With equal precision and grit, this gripping novel unfolds the surreal consequences of a moment of kindness—and yields a rich and compassionate portrait of a man seeking redemption.
Every winter, Tommy Jack McMorsey makes the long haul from Texas to northern Minnesota to watch the meteor showers. One cold night in Bismarck, in a moment of kindness, Tommy Jack picks up a Japanese tourist determined to find the buried ransom money from the movie Fargo. When she dies of exposure while in Tommy Jack’s care, a media storm erupts, jarring loose pieces of Tommy Jack’s past: the horrors of Vietnam, a love affair, and the suicide of his closest friend, Fred Howkowski.
Extra Indians wends between a string of haunting memories and the present: Tommy Jack’s aimless life as truck driver and husband, Fred’s thwarted career as an actor in Hollywood, and the return of Tommy Jack’s estranged adoptive son to Big Antler, Texas. Exploring the ways images, stereotypes, and depictions of identity intersect with reality and lived experience, Extra Indians offers a powerful glimpse into contemporary American Indian life from the winner of the PEN Oakland Award.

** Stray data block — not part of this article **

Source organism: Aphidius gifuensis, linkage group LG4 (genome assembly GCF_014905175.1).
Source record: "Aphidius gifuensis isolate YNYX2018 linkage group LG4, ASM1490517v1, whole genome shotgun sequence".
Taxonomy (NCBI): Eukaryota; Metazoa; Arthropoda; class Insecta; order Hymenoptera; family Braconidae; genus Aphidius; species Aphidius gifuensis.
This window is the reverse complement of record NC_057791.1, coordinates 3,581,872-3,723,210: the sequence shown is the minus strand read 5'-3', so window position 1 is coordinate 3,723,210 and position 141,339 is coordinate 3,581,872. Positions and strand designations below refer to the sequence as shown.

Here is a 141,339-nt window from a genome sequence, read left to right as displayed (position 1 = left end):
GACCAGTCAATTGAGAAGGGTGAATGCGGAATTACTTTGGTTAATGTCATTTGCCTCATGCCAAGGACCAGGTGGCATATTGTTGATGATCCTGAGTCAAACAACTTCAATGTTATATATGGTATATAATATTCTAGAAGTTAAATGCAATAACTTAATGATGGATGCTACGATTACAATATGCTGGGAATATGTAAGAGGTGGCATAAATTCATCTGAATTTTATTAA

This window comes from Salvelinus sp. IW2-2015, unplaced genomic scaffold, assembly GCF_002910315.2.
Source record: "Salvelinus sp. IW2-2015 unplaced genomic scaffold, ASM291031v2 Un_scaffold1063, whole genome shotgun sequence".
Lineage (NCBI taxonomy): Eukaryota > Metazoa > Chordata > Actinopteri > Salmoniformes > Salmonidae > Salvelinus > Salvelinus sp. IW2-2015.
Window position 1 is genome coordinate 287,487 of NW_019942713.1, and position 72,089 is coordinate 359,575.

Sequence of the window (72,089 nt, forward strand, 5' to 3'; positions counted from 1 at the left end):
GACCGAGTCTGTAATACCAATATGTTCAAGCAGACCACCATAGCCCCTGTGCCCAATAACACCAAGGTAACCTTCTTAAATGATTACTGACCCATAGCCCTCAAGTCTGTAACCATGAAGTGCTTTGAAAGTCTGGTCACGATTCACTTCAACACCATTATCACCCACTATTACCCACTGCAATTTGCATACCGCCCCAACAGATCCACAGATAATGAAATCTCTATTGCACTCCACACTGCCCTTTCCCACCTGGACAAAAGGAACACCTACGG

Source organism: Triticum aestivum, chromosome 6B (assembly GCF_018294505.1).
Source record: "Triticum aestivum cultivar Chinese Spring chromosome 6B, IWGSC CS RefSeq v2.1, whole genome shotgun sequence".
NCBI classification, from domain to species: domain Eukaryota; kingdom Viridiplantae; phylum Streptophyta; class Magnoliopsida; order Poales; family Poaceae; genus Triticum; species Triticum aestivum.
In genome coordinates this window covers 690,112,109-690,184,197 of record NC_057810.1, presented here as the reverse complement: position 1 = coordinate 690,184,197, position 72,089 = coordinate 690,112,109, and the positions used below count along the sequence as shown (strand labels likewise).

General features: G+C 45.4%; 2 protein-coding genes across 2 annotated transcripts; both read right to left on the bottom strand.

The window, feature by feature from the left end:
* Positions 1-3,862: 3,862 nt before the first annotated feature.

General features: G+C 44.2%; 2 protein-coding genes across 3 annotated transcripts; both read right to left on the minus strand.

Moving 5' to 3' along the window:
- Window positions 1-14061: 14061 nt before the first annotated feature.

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Praise and Prizes
“Since the appearance of his first book, Eric Gansworth has been an indefatigable chronicler of the infinite lives of Upstate New York’s Indian communities.”
“Exemplary. Eric Gansworth delivers a messy and satisfying resolution. Longtime readers will recognize some characters from his previous work, but the discoveries in this novel will delight new readers even more.”
“Eric Gansworth’s look at youthful folly and the damage that violence begets is fully drawn and beautifully written, almost ballad-like with its rueful tone.”
“Eric Gansworth has given us a beautiful story of the intersection of truth and fiction, family and forgiveness, and the inability to forgive. Grippingly told. A powerful story.”
“Eric Gansworth will surely garner comparisons to Sherman Alexie for his wry wit and compassionate voice, but his ability to dissect multiple hearts in a single pierce, his precise reconstruction of each lost soul into something new and pure, sets him apart. This is familial redemption at its finest, which is to say agonizingly complex and wholly engaging.”
“In exploring who his characters believe they are versus who they may really be, Eric Gansworth says as much about the constitution of family and America as he does about the construction of identity and the world. Spanning the war in Vietnam, life on the rez, and the Coen brothers’ Fargo, Extra Indians is both rollicking and tenderhearted.”